Dr. James Andrews and Robert Griffin III during the playoff game against Seattle. (Johnathan Newton/The Washington Post)

Robert Griffin III has made his way through the first four-plus months of his rehabilitation from his January knee surgeries at an impressive rate. Throughout the whole process, Griffin by all accounts has remained upbeat and confident. Teammates that have trained with him on a daily basis since the winter say they have never seen him discouraged.

Griffin said on Thursday that’s because he has never lacked confidence during his rehabilitation, and that he has yet to suffer a setback. He admits that the most challenging point of his journey to date actually occurred when he woke up right after surgery. That was the moment when Griffin realized the extent of his knee injury, and how hard he would have to work to return to top form. Griffin said reflecting on that moment remains painful.

“There was no point in the injury process or surgery that I woke up and said, ‘Oh no, I might not play again,’ ” Griffin recalled. “That was never a thought that crossed my mind.  You know, the tough part about it honestly was I went in the surgery not knowing what was wrong.”

Griffin hobbled off the field in the fourth quarter of his team’s playoff loss to the Seattle Seahawks knowing that his knee was badly injured. MRI exam results showed that his lateral collateral ligament (LCL) was at least partially torn, and people with knowledge of the situation said at the time that it was believed that Griffin’s ACL was at least partially torn as well.

But questions remained about the full extent, and doctors didn’t expect to find the answers to those questions until they opened Griffin’s knee up.

“The doctor told me after he looked at the MRI that he was not sure if the ACL was gone, which gave me, my family and the organization a little bit of hope that the injury would not as serious,” said Griffin, who until Thursday hadn’t spoken extensively about the surgery or his rehab.

Griffin said his father told him that Dr. James Andrews examined the quarterback’s injured right knee on the operating table for 15 minutes, initially unsure what to do. Griffin added, “He said if I were 40 years old and I was not going to play football anymore and just play pickup game of basketball here or there, I would not have needed the surgery on my ACL, but because of the player that I am and the type of game that I can play, he went ahead and did it for me because he felt it was needed.”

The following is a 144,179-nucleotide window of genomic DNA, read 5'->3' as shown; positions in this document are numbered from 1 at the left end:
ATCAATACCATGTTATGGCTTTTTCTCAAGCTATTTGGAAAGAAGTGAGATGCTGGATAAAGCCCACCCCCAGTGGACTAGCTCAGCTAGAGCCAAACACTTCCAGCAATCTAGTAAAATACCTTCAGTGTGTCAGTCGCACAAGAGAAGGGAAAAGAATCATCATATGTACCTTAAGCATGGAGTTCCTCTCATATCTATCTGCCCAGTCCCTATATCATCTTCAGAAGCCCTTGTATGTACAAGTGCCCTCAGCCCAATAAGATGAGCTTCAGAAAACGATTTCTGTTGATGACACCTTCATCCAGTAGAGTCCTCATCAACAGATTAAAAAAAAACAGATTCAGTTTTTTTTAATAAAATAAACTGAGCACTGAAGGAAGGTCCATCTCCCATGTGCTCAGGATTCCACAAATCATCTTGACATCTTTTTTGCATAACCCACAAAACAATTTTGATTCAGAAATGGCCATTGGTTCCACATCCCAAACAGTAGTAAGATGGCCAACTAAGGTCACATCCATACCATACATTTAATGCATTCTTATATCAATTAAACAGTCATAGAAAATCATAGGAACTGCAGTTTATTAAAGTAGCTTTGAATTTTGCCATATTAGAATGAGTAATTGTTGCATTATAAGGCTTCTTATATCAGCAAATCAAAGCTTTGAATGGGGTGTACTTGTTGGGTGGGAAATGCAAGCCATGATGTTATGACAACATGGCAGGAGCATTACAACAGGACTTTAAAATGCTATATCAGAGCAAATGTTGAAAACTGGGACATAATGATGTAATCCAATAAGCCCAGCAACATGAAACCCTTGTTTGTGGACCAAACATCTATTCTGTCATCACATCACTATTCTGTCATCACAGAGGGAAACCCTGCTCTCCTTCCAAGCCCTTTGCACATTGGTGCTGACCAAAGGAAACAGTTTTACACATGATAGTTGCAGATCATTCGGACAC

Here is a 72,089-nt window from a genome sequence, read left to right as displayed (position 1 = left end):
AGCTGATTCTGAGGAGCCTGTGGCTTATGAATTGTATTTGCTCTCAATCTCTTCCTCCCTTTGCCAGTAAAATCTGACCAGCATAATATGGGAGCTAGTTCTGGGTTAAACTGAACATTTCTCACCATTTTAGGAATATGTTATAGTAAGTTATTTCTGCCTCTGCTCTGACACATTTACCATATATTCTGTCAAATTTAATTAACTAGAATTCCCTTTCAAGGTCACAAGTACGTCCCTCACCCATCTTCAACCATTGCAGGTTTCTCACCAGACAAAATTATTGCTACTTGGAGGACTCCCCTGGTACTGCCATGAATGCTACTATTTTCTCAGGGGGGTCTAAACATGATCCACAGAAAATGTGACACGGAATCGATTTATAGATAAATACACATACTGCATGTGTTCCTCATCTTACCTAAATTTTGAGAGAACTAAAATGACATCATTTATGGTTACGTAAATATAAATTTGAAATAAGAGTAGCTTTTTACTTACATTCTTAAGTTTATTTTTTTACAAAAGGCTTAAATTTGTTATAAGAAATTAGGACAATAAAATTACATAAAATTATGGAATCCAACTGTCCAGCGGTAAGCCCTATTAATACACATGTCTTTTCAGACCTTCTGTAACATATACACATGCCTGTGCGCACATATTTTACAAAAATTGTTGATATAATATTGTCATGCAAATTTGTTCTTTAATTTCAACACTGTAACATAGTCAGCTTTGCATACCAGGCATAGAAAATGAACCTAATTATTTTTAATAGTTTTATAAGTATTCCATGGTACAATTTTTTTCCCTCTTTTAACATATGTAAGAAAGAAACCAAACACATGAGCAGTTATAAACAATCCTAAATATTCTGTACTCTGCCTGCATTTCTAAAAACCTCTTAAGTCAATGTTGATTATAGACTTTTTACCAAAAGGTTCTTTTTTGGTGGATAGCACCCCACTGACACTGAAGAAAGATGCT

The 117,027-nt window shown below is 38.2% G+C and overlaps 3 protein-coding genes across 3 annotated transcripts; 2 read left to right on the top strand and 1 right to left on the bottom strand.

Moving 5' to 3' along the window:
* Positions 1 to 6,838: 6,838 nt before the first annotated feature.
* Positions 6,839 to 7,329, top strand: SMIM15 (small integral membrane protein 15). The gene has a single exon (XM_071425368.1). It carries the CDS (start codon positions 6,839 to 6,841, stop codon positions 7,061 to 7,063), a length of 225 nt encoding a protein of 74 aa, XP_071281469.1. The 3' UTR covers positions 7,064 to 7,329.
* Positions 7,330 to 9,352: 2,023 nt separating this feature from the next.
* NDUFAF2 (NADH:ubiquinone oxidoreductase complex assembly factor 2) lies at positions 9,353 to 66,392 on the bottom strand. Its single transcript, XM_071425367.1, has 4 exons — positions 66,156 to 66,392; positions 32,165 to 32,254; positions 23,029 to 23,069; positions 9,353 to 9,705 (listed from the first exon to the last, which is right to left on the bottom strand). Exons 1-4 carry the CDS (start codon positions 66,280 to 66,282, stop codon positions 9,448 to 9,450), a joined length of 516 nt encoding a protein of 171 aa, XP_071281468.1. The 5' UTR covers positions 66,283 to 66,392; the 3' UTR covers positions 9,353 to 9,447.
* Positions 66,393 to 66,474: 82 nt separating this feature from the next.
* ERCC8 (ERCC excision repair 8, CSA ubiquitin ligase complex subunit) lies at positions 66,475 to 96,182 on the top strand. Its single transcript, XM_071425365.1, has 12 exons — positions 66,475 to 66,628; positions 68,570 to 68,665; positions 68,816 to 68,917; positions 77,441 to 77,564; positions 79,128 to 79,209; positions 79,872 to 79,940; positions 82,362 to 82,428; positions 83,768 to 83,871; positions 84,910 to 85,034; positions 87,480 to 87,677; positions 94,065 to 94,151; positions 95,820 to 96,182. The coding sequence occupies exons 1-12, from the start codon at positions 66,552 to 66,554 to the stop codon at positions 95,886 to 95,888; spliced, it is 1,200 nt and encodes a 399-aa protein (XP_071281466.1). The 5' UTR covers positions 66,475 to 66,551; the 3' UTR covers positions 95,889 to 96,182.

Griffin, of course, didn’t know what was going on, and didn’t find out until he groggily felt his knees to learn what had happened.

“I knew I was going to have to get my LCL repaired but looking at the MRIs and everything we couldn’t really tell if my ACL needed to be repaired,” the quarterback said. “So, you know, I have been through this before [in 2009], so I know if you have a patella tendon graft [to reconstruct the ACL] on the same knee, you can’t get it from the same knee. So I knew when I got put to sleep if I woke up and felt my left knee [where the patella tendon was taken from], that I’d had surgery on my ACL.”

He continued: “So I woke up, the nurse didn’t notice I was up, and I felt my left leg and I went back to sleep because I didn’t want to have to deal with it at that time. Yeah, it’s tough for me to talk about it. It’s one of the things I get emotional about because it’s tough at that time. I woke back up and I told everybody who was there in that room with me and it was tough. I mean that’s the easiest way to say it.  Yeah, I cried, real men cry. It doesn’t matter and I moved on. As soon as we finished our little cry festival, I put the date of the first week in my phone and that was my goal since then. You know, the doctors have tried to keep me down and keep me from doing so many things, and I appreciate that from them because that is what they are supposed to do, while at the same time, I have to push through it because that is what you have to do with an injury like this.”

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